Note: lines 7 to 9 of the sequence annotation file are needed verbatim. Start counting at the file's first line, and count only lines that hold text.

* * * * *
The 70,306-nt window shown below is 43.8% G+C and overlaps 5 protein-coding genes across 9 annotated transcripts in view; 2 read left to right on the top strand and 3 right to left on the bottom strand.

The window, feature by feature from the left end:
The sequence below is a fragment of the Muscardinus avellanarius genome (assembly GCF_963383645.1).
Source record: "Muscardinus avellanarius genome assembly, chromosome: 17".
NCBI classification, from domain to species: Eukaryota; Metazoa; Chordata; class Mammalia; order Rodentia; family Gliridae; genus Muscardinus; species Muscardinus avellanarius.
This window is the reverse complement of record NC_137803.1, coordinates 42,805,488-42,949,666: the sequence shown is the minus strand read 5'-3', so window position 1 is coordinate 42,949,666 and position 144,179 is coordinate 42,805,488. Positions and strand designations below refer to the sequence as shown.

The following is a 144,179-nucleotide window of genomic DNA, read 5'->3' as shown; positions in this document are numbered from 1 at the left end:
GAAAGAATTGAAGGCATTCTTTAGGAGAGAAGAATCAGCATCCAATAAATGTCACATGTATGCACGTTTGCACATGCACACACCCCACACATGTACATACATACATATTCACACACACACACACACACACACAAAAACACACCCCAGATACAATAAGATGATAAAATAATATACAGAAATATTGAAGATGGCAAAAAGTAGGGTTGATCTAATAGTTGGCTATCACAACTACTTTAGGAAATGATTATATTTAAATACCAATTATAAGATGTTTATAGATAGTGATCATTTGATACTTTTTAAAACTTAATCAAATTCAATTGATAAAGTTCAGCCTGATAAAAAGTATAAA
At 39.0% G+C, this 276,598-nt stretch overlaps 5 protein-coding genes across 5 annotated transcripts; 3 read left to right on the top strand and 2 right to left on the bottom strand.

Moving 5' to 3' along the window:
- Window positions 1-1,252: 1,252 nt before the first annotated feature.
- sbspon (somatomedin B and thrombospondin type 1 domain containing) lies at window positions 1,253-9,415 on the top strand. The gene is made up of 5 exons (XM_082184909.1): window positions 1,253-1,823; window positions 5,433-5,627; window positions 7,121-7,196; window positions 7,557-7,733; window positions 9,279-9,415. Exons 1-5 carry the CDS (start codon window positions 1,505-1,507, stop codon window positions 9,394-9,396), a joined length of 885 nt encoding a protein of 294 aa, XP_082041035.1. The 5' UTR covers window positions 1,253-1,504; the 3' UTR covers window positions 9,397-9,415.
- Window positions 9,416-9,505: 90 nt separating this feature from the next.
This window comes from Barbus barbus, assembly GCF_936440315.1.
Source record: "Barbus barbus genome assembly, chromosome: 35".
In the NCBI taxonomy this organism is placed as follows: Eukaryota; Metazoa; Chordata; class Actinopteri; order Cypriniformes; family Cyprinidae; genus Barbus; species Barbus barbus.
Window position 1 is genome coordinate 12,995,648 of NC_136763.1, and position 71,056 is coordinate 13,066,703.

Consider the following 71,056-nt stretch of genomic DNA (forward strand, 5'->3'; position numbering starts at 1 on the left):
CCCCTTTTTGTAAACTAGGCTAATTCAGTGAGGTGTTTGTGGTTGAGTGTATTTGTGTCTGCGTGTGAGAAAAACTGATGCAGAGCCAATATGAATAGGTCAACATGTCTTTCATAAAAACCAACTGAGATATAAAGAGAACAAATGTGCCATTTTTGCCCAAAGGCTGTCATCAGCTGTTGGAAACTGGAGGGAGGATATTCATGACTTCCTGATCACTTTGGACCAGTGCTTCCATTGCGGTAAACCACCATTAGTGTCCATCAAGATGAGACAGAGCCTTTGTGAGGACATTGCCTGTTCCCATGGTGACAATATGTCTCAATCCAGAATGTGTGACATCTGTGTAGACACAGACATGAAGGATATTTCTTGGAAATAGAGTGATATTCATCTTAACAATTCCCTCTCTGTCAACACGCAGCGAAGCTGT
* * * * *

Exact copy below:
The following is a 144,179-nucleotide window of genomic DNA, read 5'->3' as shown; positions in this document are numbered from 1 at the left end:
GAAAGAATTGAAGGCATTCTTTAGGAGAGAAGAATCAGCATCCAATAAATGTCACATGTATGCACGTTTGCACATGCACACACCCCACACATGTACATACATACATATTCACACACACACACACACACACACAAAAACACACCCCAGATACAATAAGATGATAAAATAATATACAGAAATATTGAAGATGGCAAAAAGTAGGGTTGATCTAATAGTTGGCTATCACAACTACTTTAGGAAATGATTATATTTAAATACCAATTATAAGATGTTTATAGATAGTGATCATTTGATACTTTTTAAAACTTAATCAAATTCAATTGATAAAGTTCAGCCTGATAAAAAGTATAAA
At 39.0% G+C, this 276,598-nt stretch overlaps 5 protein-coding genes across 5 annotated transcripts; 3 read left to right on the top strand and 2 right to left on the bottom strand.